Frequently asked questions

Why do hundreds of thousands of people continue to make these dangerous journeys?

People often tell us they had no other option but to undertake the deadly sea crossing to Europe. They tell us they are fleeing violence, war, persecution and poverty in their home countries. Regardless of their country of origin or their reasons for trying to reach European shores, almost everyone rescued from this stretch of water has passed through Libya, where many of them have been exposed to alarming levels of violence and exploitation.

Many of those we have rescued report having directly experienced violence in Libya, while almost all report witnessing extreme violence against refugees and migrants, including beatings, sexual violence and murder. After the traumatizing experience of leaving their home countries, crossing the Sahara and surviving in Libya, there is often no way back and the dangerous sea crossing is one of the only ways to escape.

Conflict has started in Libya in April 2019, significantly increasing the risks for people’s lives. The bombing on 2 July, 2019, of the Tajoura detention centre that killed nearly 60 of the refugees and migrants trapped inside, and injured other 70 clearly shows that Libya is not a safe place.

Which are the countries of origin of the people you rescue?

Over the course of nearly three years of operations on board the Aquarius, we rescued people from over 35 countries, including many from Sub-Saharan and Eastern Africa, the Middles East and South Asia. In most cases they had international protection needs and extra vulnerabilities such as unaccompanied minors, single women, pregnant women, people with disabilities, severe medical cases and victims of torture, sexual violence, human trafficking and/or a shipwreck.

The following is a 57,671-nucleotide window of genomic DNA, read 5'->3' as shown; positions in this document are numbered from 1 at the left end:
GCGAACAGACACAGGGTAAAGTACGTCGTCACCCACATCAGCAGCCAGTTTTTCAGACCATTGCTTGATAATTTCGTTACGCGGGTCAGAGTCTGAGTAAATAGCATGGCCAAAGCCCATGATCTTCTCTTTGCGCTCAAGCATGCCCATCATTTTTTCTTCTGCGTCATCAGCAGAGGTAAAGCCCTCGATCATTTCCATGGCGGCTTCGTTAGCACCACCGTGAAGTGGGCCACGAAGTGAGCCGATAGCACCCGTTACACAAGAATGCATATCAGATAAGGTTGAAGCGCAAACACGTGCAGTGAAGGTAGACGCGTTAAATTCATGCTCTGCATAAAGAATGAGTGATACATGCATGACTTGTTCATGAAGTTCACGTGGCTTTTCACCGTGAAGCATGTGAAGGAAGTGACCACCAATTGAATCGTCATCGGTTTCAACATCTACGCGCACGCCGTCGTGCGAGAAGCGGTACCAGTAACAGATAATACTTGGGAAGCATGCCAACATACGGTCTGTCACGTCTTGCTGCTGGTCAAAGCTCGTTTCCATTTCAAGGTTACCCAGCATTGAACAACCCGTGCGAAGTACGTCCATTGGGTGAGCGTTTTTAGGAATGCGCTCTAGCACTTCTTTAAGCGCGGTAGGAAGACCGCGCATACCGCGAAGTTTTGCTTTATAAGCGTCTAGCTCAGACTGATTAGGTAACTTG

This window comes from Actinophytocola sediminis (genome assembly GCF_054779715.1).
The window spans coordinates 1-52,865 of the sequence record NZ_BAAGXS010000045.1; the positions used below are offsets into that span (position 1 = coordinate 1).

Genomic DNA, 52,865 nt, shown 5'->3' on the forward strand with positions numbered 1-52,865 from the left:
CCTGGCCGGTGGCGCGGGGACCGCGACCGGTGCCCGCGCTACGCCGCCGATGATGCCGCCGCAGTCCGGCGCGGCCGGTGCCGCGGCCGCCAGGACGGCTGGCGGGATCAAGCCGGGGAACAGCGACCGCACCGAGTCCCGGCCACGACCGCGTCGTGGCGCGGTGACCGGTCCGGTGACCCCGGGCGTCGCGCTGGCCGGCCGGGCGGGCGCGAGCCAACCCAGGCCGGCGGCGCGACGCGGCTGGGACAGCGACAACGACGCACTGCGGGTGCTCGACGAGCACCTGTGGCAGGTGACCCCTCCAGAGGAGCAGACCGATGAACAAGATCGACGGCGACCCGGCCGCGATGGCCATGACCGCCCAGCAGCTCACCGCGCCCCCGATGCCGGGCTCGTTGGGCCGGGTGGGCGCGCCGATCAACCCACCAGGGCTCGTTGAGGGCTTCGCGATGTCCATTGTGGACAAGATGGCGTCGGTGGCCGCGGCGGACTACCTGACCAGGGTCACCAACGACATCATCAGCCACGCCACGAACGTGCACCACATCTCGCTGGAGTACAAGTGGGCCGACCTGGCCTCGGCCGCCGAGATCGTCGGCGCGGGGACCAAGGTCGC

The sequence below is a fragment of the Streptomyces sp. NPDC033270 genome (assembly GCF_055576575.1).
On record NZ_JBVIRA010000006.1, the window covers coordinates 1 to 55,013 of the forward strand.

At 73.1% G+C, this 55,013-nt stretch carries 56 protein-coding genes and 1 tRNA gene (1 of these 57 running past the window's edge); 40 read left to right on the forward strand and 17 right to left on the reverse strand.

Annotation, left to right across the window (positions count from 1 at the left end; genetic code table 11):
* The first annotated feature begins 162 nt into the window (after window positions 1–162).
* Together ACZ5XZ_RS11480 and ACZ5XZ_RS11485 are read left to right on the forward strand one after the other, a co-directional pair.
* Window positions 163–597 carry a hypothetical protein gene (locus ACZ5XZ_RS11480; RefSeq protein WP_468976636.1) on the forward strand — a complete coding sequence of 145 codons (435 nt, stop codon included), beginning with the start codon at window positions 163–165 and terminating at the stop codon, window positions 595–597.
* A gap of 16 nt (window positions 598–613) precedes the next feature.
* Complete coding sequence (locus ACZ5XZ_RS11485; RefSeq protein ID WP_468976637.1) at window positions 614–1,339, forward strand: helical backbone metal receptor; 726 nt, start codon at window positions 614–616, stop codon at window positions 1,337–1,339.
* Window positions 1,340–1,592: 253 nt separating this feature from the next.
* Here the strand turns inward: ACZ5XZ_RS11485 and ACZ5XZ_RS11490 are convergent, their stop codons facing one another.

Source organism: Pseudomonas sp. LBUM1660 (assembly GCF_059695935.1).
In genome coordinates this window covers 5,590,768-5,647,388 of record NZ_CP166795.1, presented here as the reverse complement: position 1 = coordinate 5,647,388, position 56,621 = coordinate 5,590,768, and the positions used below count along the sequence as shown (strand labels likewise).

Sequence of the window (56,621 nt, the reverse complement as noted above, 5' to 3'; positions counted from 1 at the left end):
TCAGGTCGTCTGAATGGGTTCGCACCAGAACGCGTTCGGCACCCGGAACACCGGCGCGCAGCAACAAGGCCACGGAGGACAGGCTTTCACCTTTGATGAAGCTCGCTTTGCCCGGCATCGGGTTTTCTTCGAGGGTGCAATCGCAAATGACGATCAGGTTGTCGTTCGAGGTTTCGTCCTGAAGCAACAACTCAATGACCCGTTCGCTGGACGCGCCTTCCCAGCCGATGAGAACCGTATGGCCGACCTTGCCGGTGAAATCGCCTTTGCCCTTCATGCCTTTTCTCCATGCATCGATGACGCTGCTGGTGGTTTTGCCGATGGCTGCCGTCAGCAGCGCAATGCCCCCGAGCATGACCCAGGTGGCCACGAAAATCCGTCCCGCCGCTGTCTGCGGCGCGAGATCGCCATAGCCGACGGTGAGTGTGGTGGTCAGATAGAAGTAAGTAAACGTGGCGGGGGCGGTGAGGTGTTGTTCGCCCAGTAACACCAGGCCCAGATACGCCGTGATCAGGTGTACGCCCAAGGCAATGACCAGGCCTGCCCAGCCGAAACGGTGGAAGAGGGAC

In 2018, the majority of people rescued were men – 81% in 2018, with 19% female. Of all those rescued 23% were under the age of 18 years old.

Almost of all rescued people have transited via Libya. They tell our teams about the abuse they have suffered at the hands of smugglers, armed groups and private individuals. The abuses reported include being subjected to violence (including sexual violence), torture and other forms of ill-treatment, financial exploitation and forced labour.

Why is MSF conducting search and rescue operations in the Mediterranean?

We are responding to the crisis of people drowning in the Mediterranean Sea. In an unprecedented move, we initiated Search and Rescue activities in 2015 after the Italian Search and Rescue operation called “Mare Nostrum” was terminated. Since then, European governments have progressively dismantled search and rescue operations, criminalised humanitarian efforts to save lives at sea and adopted migration policies aimed at deterring and containing vulnerable people in Libya at all costs. These policies have resulted in the deaths of thousands of refugees, migrants and asylum seekers at sea and in Libya, while those that survive remain trapped in a cycle of abuse.

In during the first 6 months of 2019, for each 10 people who attempt the crossing one has died. As a medical-humanitarian organisation, we believe our presence is needed to save lives, as well as to witness and speak out on the human cost of the inhumane policies and politics at play in the Mediterranean Sea. Speaking out on what we witness is core to MSF’s values, and a fundamental part of what we do in all our projects around the world. Until European governments provide safe and legal ways in which people can seek protection in Europe, thousands will continue to risk their lives because it is their only option.